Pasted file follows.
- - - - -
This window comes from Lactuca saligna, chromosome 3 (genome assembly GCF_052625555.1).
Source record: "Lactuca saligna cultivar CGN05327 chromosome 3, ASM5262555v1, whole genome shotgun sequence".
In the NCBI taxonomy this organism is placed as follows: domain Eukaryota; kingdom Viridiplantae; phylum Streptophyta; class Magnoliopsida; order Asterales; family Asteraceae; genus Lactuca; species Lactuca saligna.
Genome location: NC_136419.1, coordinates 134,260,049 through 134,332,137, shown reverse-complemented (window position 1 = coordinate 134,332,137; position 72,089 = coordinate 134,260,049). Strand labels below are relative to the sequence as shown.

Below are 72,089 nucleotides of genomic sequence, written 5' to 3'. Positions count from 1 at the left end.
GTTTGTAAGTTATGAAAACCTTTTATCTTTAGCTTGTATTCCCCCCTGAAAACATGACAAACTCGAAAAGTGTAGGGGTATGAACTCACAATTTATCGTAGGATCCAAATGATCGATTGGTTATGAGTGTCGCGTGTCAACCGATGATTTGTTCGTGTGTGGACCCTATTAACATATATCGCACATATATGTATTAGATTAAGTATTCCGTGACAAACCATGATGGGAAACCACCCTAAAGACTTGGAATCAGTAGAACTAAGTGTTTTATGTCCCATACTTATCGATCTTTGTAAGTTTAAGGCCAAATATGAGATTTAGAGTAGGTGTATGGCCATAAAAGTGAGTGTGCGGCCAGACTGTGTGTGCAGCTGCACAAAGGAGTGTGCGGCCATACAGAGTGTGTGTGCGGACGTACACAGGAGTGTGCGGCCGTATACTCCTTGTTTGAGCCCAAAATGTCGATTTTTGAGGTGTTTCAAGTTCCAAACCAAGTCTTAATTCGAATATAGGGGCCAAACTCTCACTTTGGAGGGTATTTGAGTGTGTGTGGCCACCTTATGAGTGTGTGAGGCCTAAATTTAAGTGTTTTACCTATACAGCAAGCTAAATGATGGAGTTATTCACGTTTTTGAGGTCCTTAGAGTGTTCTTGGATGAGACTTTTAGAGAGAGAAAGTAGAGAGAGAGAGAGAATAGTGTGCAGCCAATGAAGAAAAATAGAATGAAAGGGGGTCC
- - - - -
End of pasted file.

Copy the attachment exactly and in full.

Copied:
This window comes from Lactuca saligna, chromosome 3 (genome assembly GCF_052625555.1).
Source record: "Lactuca saligna cultivar CGN05327 chromosome 3, ASM5262555v1, whole genome shotgun sequence".
In the NCBI taxonomy this organism is placed as follows: domain Eukaryota; kingdom Viridiplantae; phylum Streptophyta; class Magnoliopsida; order Asterales; family Asteraceae; genus Lactuca; species Lactuca saligna.
Genome location: NC_136419.1, coordinates 134,260,049 through 134,332,137, shown reverse-complemented (window position 1 = coordinate 134,332,137; position 72,089 = coordinate 134,260,049). Strand labels below are relative to the sequence as shown.

Below are 72,089 nucleotides of genomic sequence, written 5' to 3'. Positions count from 1 at the left end.
GTTTGTAAGTTATGAAAACCTTTTATCTTTAGCTTGTATTCCCCCCTGAAAACATGACAAACTCGAAAAGTGTAGGGGTATGAACTCACAATTTATCGTAGGATCCAAATGATCGATTGGTTATGAGTGTCGCGTGTCAACCGATGATTTGTTCGTGTGTGGACCCTATTAACATATATCGCACATATATGTATTAGATTAAGTATTCCGTGACAAACCATGATGGGAAACCACCCTAAAGACTTGGAATCAGTAGAACTAAGTGTTTTATGTCCCATACTTATCGATCTTTGTAAGTTTAAGGCCAAATATGAGATTTAGAGTAGGTGTATGGCCATAAAAGTGAGTGTGCGGCCAGACTGTGTGTGCAGCTGCACAAAGGAGTGTGCGGCCATACAGAGTGTGTGTGCGGACGTACACAGGAGTGTGCGGCCGTATACTCCTTGTTTGAGCCCAAAATGTCGATTTTTGAGGTGTTTCAAGTTCCAAACCAAGTCTTAATTCGAATATAGGGGCCAAACTCTCACTTTGGAGGGTATTTGAGTGTGTGTGGCCACCTTATGAGTGTGTGAGGCCTAAATTTAAGTGTTTTACCTATACAGCAAGCTAAATGATGGAGTTATTCACGTTTTTGAGGTCCTTAGAGTGTTCTTGGATGAGACTTTTAGAGAGAGAAAGTAGAGAGAGAGAGAGAATAGTGTGCAGCCAATGAAGAAAAATAGAATGAAAGGGGGTCC